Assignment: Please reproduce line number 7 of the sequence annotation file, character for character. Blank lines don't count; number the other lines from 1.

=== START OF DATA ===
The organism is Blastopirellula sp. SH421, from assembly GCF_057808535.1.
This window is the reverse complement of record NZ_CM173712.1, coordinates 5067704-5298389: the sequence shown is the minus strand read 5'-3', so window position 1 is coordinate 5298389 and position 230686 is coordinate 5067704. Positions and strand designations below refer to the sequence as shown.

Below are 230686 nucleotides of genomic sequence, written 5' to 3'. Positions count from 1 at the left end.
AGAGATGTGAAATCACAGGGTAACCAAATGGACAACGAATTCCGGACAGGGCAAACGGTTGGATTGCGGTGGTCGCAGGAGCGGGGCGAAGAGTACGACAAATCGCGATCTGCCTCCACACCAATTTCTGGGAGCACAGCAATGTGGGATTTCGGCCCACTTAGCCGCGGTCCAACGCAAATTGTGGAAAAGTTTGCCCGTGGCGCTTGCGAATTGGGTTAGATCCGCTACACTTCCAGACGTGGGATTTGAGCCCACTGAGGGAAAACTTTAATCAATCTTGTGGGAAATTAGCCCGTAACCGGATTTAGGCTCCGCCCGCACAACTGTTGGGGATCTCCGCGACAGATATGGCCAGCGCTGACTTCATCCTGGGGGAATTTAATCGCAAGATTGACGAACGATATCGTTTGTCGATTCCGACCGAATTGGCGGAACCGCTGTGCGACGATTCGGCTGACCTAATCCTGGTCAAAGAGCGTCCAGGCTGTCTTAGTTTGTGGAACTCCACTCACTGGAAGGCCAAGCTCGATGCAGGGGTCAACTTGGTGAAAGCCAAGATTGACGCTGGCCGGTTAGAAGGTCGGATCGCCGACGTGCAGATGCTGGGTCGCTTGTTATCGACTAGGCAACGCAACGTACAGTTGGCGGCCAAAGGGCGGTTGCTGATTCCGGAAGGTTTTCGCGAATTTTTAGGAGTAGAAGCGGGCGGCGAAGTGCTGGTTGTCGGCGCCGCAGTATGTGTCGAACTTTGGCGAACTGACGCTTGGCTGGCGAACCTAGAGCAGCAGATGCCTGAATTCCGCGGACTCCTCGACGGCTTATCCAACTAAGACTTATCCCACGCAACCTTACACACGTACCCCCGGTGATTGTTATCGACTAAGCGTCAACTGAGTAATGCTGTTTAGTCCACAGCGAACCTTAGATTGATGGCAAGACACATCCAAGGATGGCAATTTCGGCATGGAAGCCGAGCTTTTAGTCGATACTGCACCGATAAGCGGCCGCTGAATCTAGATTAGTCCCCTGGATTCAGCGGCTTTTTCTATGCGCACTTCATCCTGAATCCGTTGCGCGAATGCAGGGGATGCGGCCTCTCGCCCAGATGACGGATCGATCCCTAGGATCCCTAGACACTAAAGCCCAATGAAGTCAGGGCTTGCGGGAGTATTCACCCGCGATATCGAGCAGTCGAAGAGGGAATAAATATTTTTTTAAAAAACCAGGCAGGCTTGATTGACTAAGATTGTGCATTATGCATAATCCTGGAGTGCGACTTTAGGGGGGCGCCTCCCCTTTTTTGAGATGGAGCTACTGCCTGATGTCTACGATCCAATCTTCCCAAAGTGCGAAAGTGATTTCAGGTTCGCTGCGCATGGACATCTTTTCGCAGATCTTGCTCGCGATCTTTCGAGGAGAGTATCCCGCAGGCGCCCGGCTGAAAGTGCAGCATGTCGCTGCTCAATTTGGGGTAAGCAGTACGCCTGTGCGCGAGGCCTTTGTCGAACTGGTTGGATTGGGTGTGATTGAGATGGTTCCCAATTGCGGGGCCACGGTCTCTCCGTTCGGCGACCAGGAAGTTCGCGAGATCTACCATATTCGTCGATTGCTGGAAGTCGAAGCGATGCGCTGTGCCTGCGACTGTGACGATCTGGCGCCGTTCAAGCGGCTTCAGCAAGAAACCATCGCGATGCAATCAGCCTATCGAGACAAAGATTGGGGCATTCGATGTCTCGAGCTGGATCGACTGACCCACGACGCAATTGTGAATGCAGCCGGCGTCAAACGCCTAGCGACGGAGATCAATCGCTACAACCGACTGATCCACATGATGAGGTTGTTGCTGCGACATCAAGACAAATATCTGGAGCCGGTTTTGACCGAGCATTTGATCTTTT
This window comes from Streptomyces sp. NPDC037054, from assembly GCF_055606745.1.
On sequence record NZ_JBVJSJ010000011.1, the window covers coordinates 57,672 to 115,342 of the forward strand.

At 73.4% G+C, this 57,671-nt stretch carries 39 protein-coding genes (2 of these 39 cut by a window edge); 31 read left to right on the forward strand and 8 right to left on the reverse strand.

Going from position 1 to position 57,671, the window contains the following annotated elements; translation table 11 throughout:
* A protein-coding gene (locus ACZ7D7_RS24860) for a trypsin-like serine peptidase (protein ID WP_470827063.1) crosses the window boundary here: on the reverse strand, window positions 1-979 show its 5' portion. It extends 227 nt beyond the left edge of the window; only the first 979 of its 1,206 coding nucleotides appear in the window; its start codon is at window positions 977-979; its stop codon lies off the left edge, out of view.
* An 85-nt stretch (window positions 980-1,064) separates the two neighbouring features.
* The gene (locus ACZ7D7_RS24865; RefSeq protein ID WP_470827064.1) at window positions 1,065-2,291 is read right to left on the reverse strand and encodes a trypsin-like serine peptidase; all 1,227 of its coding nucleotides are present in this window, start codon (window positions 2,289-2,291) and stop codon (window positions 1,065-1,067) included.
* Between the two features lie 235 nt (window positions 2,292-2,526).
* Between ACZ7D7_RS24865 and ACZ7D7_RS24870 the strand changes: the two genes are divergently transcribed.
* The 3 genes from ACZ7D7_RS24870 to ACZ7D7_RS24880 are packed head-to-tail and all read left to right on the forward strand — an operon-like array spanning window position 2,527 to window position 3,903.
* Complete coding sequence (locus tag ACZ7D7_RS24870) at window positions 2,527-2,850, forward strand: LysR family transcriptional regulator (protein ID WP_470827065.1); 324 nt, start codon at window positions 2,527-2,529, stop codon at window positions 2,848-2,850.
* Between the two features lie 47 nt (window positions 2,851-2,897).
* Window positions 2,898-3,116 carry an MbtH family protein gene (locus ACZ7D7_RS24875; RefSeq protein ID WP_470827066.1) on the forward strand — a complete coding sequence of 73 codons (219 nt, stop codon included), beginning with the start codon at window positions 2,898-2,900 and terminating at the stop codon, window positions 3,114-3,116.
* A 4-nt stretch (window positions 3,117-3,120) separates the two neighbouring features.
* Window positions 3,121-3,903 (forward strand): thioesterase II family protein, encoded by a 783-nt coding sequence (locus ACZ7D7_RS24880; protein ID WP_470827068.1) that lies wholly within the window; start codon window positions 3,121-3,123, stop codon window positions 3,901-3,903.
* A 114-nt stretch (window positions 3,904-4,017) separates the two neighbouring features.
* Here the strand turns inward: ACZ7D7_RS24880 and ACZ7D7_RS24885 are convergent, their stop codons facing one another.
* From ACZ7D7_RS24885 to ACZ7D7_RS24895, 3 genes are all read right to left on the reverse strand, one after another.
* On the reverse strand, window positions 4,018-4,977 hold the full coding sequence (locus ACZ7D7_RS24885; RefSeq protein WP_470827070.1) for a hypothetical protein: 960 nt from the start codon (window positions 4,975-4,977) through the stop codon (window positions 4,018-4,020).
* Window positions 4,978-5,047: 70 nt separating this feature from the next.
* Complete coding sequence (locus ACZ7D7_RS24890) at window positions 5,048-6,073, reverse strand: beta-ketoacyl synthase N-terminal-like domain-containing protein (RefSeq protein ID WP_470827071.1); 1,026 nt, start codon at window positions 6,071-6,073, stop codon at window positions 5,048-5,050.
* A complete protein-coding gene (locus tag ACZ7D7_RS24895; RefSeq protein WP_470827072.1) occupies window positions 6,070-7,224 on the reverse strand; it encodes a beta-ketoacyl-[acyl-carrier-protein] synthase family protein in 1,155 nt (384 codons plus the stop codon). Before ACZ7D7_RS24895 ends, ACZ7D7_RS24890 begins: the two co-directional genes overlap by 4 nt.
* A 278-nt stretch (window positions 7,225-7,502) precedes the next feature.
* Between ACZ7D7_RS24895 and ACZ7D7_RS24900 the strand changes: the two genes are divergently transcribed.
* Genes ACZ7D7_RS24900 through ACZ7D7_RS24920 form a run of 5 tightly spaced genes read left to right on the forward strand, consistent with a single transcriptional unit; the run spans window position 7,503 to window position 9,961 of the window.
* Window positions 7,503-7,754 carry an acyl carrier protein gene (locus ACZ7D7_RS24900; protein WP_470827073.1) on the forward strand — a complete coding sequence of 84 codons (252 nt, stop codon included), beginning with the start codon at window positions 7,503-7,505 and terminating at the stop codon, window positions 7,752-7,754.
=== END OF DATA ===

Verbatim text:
At 73.4% G+C, this 57,671-nt stretch carries 39 protein-coding genes (2 of these 39 cut by a window edge); 31 read left to right on the forward strand and 8 right to left on the reverse strand.